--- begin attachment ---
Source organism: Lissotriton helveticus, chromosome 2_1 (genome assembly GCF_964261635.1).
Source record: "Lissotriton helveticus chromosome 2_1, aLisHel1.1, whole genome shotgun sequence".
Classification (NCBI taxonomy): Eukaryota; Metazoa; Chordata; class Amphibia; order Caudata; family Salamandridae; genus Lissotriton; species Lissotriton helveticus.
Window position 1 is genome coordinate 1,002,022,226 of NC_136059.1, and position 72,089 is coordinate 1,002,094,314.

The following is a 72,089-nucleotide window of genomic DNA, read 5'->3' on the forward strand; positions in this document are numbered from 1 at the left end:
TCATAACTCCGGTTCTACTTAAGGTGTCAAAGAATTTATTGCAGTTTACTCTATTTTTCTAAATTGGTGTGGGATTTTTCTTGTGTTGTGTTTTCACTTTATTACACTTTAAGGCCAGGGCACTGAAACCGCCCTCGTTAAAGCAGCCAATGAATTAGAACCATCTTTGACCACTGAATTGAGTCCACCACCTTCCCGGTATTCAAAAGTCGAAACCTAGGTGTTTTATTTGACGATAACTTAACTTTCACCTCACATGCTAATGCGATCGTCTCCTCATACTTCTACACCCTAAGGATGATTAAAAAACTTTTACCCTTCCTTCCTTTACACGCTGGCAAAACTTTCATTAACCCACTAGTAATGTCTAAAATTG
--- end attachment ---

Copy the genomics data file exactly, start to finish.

Source organism: Lissotriton helveticus, chromosome 2_1 (genome assembly GCF_964261635.1).
Source record: "Lissotriton helveticus chromosome 2_1, aLisHel1.1, whole genome shotgun sequence".
Classification (NCBI taxonomy): Eukaryota; Metazoa; Chordata; class Amphibia; order Caudata; family Salamandridae; genus Lissotriton; species Lissotriton helveticus.
Window position 1 is genome coordinate 1,002,022,226 of NC_136059.1, and position 72,089 is coordinate 1,002,094,314.

The following is a 72,089-nucleotide window of genomic DNA, read 5'->3' on the forward strand; positions in this document are numbered from 1 at the left end:
TCATAACTCCGGTTCTACTTAAGGTGTCAAAGAATTTATTGCAGTTTACTCTATTTTTCTAAATTGGTGTGGGATTTTTCTTGTGTTGTGTTTTCACTTTATTACACTTTAAGGCCAGGGCACTGAAACCGCCCTCGTTAAAGCAGCCAATGAATTAGAACCATCTTTGACCACTGAATTGAGTCCACCACCTTCCCGGTATTCAAAAGTCGAAACCTAGGTGTTTTATTTGACGATAACTTAACTTTCACCTCACATGCTAATGCGATCGTCTCCTCATACTTCTACACCCTAAGGATGATTAAAAAACTTTTACCCTTCCTTCCTTTACACGCTGGCAAAACTTTCATTAACCCACTAGTAATGTCTAAAATTG